Once I started looking at sex as not something to gain or lose power/control, but to connect - everything changed. Sexy time is now part of my self care routine. Sometimes that means I'm connecting with my partner, sometimes that means I'm connecting with myself. You don't have to be in a relationship to feel turned on and your relationship status should not hinder you from having leg shaking orgasms. The feeling of being comfortable in your skin and deriving pleasure from your touch is something that should be universal and without shame.

Learning a different way to relate to sex, my relationship with my sexuality has become stable again. I’ve learned that sexuality doesn't need to be some deep dark hidden segregated portion of ourselves. Sex is not only normal, but a necessary part of our lives. Now I see my sexuality as another aspect of myself as a whole being, as opposed to something to trot out when needed or hide when inappropriate. I'm allowing myself to be a complete person. I am a woman, friend, partner, co-worker, daughter, activist, lover, explorer, writer, dog enthusiast, bargain hunter. I’m just me.

Sex is a very personal and important part of the fabric of our lives. Desires are varied and as long as they are consensual legal acts, no one should feel entitled to judge based on that information. I believe if we were more sex positive as a whole we would have a lot more young people out there changing the world. If we freely and openly shared information about sex without shame then there would less time spent hiding and covering up the fact that we have it, that we want it. We could ask questions and get answers and move on. If women didn’t have to constantly defend their choice to be sexy or not, they could be having discussions that could change the fabric of our existence. If young girls knew that having sex was not the most important experience of your life maybe they’d spend more time travelling, reading, discovering, playing, creating. Maybe this will be the post that reaches someone and helps them understand their worth is beyond what we can assess psychically. Maybe. Can't hurt to put the good vibes out there.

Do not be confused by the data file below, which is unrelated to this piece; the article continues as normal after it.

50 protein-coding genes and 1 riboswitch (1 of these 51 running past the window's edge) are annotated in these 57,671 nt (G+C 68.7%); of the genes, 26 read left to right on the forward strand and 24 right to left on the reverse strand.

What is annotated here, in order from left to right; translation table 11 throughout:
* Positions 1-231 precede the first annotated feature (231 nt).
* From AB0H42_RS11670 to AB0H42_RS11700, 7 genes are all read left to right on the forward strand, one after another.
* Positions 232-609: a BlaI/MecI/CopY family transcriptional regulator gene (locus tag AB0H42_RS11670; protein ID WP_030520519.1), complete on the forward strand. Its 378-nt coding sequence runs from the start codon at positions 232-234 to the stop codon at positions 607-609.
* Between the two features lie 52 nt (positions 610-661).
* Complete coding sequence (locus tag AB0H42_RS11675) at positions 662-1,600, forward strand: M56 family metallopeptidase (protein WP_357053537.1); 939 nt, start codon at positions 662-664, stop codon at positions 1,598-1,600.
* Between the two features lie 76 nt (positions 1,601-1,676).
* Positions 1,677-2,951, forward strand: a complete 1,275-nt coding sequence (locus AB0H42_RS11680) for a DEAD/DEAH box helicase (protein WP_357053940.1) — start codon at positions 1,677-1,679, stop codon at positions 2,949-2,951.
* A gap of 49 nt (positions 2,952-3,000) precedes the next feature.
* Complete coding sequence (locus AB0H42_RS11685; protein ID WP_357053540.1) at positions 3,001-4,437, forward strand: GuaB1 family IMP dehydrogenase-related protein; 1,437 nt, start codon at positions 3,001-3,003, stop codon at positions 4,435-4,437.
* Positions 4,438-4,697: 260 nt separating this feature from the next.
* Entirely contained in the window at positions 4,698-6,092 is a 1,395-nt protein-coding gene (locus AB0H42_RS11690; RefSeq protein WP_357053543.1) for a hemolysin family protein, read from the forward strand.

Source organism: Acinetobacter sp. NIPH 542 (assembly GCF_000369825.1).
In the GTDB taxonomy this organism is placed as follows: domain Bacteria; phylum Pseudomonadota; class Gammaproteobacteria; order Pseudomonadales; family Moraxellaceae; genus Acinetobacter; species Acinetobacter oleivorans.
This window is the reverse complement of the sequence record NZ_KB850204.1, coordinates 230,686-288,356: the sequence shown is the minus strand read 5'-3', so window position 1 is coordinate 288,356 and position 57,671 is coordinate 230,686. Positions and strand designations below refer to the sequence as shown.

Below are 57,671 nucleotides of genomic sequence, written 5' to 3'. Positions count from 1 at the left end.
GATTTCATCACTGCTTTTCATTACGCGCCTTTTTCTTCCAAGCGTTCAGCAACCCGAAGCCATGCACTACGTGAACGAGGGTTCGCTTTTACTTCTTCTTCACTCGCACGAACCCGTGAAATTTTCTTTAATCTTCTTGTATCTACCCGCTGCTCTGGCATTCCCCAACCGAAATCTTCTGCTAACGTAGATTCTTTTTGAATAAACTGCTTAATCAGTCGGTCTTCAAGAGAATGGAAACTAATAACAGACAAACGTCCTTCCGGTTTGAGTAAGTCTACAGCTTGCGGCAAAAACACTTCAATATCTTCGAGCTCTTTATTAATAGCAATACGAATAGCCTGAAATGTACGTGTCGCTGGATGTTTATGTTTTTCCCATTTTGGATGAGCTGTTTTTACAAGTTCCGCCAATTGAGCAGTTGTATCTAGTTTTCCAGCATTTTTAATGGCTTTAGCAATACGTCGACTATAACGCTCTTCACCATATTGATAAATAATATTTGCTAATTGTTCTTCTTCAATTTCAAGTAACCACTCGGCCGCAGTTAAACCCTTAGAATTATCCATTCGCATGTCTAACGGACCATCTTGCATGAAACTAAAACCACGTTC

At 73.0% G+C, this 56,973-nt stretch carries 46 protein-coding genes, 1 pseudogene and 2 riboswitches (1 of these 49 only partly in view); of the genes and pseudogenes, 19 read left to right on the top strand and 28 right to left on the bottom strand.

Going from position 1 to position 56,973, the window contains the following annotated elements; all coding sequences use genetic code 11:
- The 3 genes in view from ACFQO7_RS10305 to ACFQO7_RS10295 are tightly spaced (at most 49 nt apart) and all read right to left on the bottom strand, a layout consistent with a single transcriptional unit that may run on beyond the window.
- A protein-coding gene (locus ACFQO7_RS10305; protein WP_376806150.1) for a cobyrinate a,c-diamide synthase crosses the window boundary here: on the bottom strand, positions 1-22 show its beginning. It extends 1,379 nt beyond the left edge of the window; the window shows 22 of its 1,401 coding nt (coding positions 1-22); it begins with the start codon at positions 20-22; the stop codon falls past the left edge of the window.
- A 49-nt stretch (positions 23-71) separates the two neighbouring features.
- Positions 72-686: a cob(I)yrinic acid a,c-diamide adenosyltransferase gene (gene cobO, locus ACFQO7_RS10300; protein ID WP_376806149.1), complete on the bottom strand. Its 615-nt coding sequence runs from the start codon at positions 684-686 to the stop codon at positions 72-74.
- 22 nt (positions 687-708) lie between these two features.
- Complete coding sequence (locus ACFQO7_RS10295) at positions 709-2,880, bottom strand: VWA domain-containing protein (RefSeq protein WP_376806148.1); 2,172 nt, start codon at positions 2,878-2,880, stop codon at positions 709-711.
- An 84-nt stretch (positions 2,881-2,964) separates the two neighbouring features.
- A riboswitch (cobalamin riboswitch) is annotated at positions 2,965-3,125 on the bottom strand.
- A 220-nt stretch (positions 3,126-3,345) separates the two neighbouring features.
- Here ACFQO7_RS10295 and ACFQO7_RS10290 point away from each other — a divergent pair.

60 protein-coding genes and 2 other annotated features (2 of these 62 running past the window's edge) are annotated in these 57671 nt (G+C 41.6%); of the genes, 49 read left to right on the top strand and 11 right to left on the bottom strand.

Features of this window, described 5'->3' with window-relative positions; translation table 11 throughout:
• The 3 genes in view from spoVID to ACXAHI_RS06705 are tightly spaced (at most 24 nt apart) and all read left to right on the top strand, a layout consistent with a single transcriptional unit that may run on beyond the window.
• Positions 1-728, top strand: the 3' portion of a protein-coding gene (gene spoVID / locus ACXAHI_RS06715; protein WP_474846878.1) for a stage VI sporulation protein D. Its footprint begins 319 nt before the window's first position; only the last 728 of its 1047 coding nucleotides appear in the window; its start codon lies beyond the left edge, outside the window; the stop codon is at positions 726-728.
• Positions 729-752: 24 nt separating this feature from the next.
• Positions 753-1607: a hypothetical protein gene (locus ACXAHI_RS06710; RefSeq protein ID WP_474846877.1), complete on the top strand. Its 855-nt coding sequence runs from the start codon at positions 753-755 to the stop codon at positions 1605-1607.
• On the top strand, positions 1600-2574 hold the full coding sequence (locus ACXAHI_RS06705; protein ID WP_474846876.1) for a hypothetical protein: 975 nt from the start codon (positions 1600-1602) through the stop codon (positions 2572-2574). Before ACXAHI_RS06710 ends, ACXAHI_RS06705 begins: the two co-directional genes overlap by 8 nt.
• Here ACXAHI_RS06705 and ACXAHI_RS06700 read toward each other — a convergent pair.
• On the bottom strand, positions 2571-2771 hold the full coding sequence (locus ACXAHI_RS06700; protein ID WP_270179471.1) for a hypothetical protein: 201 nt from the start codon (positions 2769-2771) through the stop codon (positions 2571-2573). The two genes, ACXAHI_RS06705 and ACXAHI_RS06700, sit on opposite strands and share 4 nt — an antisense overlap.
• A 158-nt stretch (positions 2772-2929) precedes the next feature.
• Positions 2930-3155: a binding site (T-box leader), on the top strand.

Until Next Time,
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- Shout out to my mom who never made me feel like sex was a taboo subject and even drew diagrams for me. Shout out to my best friend Rachael that talked to me about sex for the first time around the corner from the basketball court in 7th grade. Shout out to my gang for NEVER judging my sexual activity no matter how many unwanted details I loved to share during my single days. Shout out to all the sex workers that are shamed on the daily. Shout out to the women walking down the street being called slut and whore in full winter gear because they didn't say "hello". Shout out to sexually abused humans struggling to regain the feeling of safety in such a vulnerable setting. Shout out to women struggling to feel comfortable in their bodies sexually because they're disabled, fat, transgender, recovering. Shout out to the young girls like me that place too much value on their sexuality, you are so much more. Shout out to the asexual women that are shamed for not desiring sex. Shout out to the very sexual women that are shamed for wanting sex. Shout out to women every where. -